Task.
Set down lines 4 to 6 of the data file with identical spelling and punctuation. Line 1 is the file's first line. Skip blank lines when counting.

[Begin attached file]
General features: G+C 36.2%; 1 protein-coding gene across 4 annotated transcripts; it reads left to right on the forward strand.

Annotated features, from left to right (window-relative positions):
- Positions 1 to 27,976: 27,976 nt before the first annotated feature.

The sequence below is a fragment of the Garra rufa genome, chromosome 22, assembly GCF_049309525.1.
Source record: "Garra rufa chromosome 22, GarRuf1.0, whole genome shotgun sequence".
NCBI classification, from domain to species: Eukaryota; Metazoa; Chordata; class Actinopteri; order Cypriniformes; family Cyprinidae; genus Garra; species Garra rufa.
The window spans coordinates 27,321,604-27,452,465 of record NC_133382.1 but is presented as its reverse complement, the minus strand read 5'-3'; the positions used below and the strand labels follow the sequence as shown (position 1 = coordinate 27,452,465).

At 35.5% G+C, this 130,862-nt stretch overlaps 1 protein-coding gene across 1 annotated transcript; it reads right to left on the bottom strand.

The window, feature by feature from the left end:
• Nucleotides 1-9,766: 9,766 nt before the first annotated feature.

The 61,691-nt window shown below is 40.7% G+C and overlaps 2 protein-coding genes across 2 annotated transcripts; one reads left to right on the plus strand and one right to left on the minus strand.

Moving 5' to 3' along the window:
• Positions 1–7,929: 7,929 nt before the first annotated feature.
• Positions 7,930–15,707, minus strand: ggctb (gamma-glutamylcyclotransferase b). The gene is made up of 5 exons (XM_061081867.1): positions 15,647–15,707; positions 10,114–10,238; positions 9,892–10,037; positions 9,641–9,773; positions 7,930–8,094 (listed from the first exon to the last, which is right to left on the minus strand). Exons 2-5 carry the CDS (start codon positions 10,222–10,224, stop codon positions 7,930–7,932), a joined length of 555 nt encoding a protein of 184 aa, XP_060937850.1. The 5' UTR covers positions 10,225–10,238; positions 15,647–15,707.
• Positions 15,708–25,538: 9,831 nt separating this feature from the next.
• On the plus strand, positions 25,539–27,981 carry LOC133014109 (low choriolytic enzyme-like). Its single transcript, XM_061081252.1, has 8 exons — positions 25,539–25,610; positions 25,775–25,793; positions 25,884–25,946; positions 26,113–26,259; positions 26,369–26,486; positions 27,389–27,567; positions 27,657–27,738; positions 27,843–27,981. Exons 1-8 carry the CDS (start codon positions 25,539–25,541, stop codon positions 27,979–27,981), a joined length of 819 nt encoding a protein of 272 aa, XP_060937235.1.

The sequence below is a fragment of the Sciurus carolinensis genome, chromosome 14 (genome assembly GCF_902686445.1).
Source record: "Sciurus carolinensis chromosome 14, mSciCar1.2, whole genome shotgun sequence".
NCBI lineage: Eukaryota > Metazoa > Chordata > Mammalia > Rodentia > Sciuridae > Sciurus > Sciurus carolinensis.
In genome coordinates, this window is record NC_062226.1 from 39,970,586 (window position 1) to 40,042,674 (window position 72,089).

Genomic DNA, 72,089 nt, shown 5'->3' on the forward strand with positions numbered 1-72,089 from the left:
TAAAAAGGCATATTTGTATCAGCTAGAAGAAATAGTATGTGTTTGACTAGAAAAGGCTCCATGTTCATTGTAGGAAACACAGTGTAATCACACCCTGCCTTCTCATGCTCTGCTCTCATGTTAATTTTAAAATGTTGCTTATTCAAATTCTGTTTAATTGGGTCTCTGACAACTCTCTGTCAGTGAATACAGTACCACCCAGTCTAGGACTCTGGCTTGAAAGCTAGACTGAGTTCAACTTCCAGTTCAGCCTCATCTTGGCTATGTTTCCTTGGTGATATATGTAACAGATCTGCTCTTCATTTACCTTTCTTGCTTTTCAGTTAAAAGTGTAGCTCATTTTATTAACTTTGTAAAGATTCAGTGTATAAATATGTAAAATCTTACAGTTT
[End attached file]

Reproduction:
The sequence below is a fragment of the Garra rufa genome, chromosome 22, assembly GCF_049309525.1.
Source record: "Garra rufa chromosome 22, GarRuf1.0, whole genome shotgun sequence".
NCBI classification, from domain to species: Eukaryota; Metazoa; Chordata; class Actinopteri; order Cypriniformes; family Cyprinidae; genus Garra; species Garra rufa.